Premature Extermination

Yeah, sorry about that. My title puns have sunk to a new low. However, it does make some sort of sense if you read on…

Big Finish Folly, Part 121 – Masters of Earth, by Mark Wright & Cavan Scott

Masters of EarthThe Highlands of Scotland: bracing air, windswept scenery, terrifying homebrewed whiskey – and the Auld Enemy. With the Tardis sunk in a peat bog, the Doctor and Peri are appalled to discover a crowd lining up to stone a petty thief. The Doctor is even more appalled to realise that he has arrived on Earth in the middle of the Dalek Invasion – an event which he was instrumental in defeating way back in his first incarnation. With his own timeline in danger, he must leave immediately. But the Daleks have other plans, and now the Doctor and Peri must flee the tinpot terrors, avoid robotisation, and get the hell off this planet. Luckily, they have Scotland’s leader of the resistance Moira Brody on their side – but resistance, as the Daleks keep telling everyone, is useless…

It’s another great concept – an adventure where the Doctor can’t possibly win; where the Daleks can’t be defeated simply because it isn’t time yet. Eventually, surely, the Doctor was going to come up against this sort of situation. It could be a bleak, horrific post-apocalypse tale, a grim chase through the Highlands with the Resistance, survivalists, Fifth Columnists – and in some respects it is. The characters despair and struggle with tooth-and-claw survival tactics, and Tracy Wiles, Hugh Ross, Brian McCardie, and Damian Lynch are excellent in their portrayals.

The Last Train-esque drive to the coast and trip to the Orkneys is well-built and atmospheric, the threat from the Daleks and Robomen real and present. The small band of survivors and escapees bicker and rub up the wrong way against each other, and Moira Brody isn’t the hero figure that the Doctor remembers her future reputation to be. Lynch’s Curbishly is definitely cut from ’60s cloth, easily pictured as a morally ambivalent, trenchcoated, cigarette-smoking anti-hero.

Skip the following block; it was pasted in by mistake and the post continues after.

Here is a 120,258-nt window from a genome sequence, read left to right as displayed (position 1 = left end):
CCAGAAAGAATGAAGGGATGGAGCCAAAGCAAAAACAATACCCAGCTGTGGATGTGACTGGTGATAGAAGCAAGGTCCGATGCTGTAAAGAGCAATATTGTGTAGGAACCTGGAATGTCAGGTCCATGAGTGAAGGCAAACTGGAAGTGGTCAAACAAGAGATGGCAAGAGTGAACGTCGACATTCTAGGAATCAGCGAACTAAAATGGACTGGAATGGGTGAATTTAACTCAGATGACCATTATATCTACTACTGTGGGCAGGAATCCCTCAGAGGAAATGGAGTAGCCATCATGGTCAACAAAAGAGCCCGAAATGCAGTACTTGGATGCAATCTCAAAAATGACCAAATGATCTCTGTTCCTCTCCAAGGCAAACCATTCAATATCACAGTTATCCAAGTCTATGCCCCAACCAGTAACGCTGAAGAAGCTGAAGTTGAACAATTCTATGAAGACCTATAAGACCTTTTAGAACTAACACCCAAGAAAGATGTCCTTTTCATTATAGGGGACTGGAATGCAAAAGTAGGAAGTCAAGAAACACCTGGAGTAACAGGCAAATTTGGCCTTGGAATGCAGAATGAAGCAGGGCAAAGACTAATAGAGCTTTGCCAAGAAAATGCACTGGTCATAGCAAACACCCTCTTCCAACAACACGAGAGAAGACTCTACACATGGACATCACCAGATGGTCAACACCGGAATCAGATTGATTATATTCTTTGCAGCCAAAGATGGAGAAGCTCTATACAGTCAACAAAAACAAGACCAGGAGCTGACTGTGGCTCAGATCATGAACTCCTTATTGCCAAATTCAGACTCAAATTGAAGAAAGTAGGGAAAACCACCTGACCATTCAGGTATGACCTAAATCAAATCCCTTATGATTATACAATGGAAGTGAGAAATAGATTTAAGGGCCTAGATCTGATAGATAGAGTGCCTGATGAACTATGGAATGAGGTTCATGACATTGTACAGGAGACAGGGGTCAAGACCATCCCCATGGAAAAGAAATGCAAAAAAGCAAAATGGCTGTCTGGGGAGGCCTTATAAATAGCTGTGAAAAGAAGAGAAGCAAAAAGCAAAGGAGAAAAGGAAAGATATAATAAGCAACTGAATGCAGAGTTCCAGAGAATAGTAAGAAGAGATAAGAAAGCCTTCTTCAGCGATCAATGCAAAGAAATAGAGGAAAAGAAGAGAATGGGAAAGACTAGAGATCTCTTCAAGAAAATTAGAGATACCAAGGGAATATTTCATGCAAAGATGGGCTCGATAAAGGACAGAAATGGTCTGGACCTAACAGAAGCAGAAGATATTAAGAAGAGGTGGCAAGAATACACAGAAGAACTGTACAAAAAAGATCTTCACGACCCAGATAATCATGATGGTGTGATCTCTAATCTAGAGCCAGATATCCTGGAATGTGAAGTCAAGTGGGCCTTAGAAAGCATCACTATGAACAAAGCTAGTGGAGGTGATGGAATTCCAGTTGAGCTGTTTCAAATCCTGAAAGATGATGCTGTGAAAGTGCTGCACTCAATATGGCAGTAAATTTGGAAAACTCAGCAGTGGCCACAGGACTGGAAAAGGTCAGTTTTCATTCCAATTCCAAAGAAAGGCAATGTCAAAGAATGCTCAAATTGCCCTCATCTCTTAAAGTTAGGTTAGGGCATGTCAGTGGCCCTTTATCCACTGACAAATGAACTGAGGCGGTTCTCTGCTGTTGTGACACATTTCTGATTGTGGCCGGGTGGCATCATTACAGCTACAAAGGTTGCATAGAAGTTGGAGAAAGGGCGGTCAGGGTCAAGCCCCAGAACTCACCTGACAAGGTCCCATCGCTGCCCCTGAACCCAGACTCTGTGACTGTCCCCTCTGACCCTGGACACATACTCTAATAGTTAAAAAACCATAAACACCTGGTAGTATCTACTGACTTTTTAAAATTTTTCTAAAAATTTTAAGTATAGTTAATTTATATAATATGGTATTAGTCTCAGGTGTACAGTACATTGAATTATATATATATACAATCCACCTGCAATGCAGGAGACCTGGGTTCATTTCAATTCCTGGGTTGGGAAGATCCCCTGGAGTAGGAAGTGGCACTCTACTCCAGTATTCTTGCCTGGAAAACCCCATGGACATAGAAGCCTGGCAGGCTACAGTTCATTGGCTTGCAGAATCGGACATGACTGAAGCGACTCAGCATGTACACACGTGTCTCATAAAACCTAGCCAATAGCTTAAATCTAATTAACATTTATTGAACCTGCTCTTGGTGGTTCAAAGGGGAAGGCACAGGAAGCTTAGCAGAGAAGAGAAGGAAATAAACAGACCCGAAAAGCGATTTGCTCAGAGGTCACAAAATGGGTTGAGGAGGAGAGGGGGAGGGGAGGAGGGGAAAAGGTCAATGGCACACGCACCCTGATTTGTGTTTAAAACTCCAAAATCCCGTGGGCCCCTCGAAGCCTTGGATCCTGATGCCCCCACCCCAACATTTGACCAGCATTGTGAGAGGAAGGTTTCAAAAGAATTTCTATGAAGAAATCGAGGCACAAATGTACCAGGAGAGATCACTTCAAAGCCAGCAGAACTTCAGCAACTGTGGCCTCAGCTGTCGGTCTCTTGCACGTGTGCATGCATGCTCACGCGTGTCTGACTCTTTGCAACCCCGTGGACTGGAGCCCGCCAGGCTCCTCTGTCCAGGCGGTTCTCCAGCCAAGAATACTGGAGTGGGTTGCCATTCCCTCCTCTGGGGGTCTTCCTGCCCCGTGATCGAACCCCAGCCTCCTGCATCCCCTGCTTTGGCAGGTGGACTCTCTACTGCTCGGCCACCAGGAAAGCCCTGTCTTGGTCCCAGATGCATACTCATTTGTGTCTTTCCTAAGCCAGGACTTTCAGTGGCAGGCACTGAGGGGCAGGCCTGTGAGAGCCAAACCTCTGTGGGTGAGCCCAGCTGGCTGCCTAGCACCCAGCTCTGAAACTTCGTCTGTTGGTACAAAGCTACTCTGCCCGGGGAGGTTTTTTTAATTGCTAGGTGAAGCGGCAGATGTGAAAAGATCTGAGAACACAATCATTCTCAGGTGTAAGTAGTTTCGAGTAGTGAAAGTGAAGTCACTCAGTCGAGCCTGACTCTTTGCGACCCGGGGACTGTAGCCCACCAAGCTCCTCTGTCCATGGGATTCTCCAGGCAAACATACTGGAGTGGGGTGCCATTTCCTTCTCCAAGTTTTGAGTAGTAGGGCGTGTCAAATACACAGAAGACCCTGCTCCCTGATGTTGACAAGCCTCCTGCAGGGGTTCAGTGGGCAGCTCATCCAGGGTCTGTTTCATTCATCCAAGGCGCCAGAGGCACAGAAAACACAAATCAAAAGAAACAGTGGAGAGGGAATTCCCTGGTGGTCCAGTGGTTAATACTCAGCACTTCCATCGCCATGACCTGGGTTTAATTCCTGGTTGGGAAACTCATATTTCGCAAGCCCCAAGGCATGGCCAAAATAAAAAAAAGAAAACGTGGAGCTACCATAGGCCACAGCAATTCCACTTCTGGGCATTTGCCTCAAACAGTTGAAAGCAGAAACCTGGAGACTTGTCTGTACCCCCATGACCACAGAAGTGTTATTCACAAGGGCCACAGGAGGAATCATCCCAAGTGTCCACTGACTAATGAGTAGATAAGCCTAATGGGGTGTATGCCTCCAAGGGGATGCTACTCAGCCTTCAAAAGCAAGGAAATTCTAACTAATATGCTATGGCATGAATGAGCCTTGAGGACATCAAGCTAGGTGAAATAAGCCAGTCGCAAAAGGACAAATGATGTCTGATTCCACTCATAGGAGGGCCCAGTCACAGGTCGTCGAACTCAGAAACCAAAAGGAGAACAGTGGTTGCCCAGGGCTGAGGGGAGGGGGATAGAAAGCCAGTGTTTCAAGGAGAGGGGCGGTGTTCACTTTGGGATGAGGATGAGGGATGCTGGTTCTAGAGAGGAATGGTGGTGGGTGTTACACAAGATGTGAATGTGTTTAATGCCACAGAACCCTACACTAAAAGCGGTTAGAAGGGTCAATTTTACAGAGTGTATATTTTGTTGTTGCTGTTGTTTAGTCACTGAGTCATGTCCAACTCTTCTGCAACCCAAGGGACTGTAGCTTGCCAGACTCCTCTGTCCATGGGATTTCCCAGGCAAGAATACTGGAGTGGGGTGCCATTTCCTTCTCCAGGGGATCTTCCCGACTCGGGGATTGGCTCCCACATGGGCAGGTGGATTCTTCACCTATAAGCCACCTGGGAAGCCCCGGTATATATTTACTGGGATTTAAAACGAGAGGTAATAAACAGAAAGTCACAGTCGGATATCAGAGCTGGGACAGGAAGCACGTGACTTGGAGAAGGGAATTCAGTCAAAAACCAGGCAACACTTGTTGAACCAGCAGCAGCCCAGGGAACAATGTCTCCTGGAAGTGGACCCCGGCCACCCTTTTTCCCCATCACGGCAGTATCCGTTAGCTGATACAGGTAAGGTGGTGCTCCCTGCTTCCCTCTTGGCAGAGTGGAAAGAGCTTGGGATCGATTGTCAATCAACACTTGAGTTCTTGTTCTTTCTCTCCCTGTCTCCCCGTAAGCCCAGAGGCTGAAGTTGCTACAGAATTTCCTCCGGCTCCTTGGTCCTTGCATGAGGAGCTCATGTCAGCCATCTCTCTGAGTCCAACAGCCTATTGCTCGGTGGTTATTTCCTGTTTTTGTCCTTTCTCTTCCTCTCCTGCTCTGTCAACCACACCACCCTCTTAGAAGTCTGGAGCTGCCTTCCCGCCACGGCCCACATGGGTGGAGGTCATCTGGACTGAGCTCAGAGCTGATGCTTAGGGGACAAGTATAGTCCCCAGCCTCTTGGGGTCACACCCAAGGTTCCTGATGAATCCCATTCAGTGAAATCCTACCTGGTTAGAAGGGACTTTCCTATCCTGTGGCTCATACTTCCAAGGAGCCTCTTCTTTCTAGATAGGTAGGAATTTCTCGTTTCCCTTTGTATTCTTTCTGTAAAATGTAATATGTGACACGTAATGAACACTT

It’s obvious from the start that Tracy Wiles’ character has a few secrets up her sleeve, and the eventual twist isn’t completely unexpected within the context of the story. The actual tech advances underpinning that revelation is a bit of a stretch however, given the “primitive” Dalek technology on display for the rest of the story. Varga plants, likewise, don’t quite fit in the story, though they are at least from the First Doctor’s experience. It would have been more satisfying to keep the execution of the story in keeping with that of Dalek Invasion of Earth for my money, rather than introducing elements that weren’t there in the beginning. (Good grief, it’s tough to do this without comprehensively spoilering the story….)

But it isn’t spoiling things to say that the Doctor does beat the Daleks, that he does win the battle as well as the war. That’s the disappointing part for me. The Doctor can’t defeat the invasion itself, but he can defeat the elements that Scott and Wright have introduced to this play. I’d like to think that the Sixth Doctor can lose sometimes, or at the very least have the odd downbeat ending (something his predecessor Peter Davison often has to cope with – Masquerade, The Burning Prince, The Gathering, the magnificent Spare Parts and Creatures of Beauty spring to mind immediately); the writers themselves have given us the dark vampire stories of Project: Twilight and Project: Lazarus. Masters of Earth seemed ripe for exactly that sort of thing, showing that even a Time Lord can’t win all the time against the Daleks, but it dodges that bullet, and is less successful for it.

****

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